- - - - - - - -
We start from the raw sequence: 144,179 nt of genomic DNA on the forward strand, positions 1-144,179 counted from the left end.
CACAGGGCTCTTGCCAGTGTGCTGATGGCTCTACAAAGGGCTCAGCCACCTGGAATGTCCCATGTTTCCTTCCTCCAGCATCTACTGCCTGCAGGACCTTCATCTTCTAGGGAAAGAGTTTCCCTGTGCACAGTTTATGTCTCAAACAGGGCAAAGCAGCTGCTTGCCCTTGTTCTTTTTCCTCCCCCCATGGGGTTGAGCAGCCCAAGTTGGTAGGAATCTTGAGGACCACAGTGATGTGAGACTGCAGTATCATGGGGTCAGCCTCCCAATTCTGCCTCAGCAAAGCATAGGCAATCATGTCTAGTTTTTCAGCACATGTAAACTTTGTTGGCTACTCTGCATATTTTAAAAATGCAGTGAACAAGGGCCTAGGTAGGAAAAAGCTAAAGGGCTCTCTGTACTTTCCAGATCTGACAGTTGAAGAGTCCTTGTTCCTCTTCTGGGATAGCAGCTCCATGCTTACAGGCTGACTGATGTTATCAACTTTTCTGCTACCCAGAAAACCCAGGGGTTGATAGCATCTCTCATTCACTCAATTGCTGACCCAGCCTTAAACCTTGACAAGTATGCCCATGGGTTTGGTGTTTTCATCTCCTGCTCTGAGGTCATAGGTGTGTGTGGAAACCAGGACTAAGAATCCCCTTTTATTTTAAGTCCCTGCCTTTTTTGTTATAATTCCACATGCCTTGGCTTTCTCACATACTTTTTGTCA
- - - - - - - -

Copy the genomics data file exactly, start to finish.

We start from the raw sequence: 144,179 nt of genomic DNA on the forward strand, positions 1-144,179 counted from the left end.
CACAGGGCTCTTGCCAGTGTGCTGATGGCTCTACAAAGGGCTCAGCCACCTGGAATGTCCCATGTTTCCTTCCTCCAGCATCTACTGCCTGCAGGACCTTCATCTTCTAGGGAAAGAGTTTCCCTGTGCACAGTTTATGTCTCAAACAGGGCAAAGCAGCTGCTTGCCCTTGTTCTTTTTCCTCCCCCCATGGGGTTGAGCAGCCCAAGTTGGTAGGAATCTTGAGGACCACAGTGATGTGAGACTGCAGTATCATGGGGTCAGCCTCCCAATTCTGCCTCAGCAAAGCATAGGCAATCATGTCTAGTTTTTCAGCACATGTAAACTTTGTTGGCTACTCTGCATATTTTAAAAATGCAGTGAACAAGGGCCTAGGTAGGAAAAAGCTAAAGGGCTCTCTGTACTTTCCAGATCTGACAGTTGAAGAGTCCTTGTTCCTCTTCTGGGATAGCAGCTCCATGCTTACAGGCTGACTGATGTTATCAACTTTTCTGCTACCCAGAAAACCCAGGGGTTGATAGCATCTCTCATTCACTCAATTGCTGACCCAGCCTTAAACCTTGACAAGTATGCCCATGGGTTTGGTGTTTTCATCTCCTGCTCTGAGGTCATAGGTGTGTGTGGAAACCAGGACTAAGAATCCCCTTTTATTTTAAGTCCCTGCCTTTTTTGTTATAATTCCACATGCCTTGGCTTTCTCACATACTTTTTGTCA